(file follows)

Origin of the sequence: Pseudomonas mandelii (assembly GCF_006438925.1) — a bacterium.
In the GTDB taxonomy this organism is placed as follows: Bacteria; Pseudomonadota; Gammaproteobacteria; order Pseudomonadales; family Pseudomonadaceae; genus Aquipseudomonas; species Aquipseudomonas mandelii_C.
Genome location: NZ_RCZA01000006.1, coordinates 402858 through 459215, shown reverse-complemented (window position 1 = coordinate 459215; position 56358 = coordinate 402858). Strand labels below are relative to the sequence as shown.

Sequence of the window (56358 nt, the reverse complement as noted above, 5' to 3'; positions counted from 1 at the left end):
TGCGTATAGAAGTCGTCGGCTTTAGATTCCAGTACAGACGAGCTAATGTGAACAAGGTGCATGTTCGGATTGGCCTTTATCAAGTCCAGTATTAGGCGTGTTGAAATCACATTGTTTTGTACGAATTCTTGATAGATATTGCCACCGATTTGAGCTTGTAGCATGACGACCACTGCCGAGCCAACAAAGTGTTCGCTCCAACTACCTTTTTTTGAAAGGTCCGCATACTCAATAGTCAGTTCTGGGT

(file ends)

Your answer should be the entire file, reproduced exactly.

Origin of the sequence: Pseudomonas mandelii (assembly GCF_006438925.1) — a bacterium.
In the GTDB taxonomy this organism is placed as follows: Bacteria; Pseudomonadota; Gammaproteobacteria; order Pseudomonadales; family Pseudomonadaceae; genus Aquipseudomonas; species Aquipseudomonas mandelii_C.
Genome location: NZ_RCZA01000006.1, coordinates 402858 through 459215, shown reverse-complemented (window position 1 = coordinate 459215; position 56358 = coordinate 402858). Strand labels below are relative to the sequence as shown.

Sequence of the window (56358 nt, the reverse complement as noted above, 5' to 3'; positions counted from 1 at the left end):
TGCGTATAGAAGTCGTCGGCTTTAGATTCCAGTACAGACGAGCTAATGTGAACAAGGTGCATGTTCGGATTGGCCTTTATCAAGTCCAGTATTAGGCGTGTTGAAATCACATTGTTTTGTACGAATTCTTGATAGATATTGCCACCGATTTGAGCTTGTAGCATGACGACCACTGCCGAGCCAACAAAGTGTTCGCTCCAACTACCTTTTTTTGAAAGGTCCGCATACTCAATAGTCAGTTCTGGGT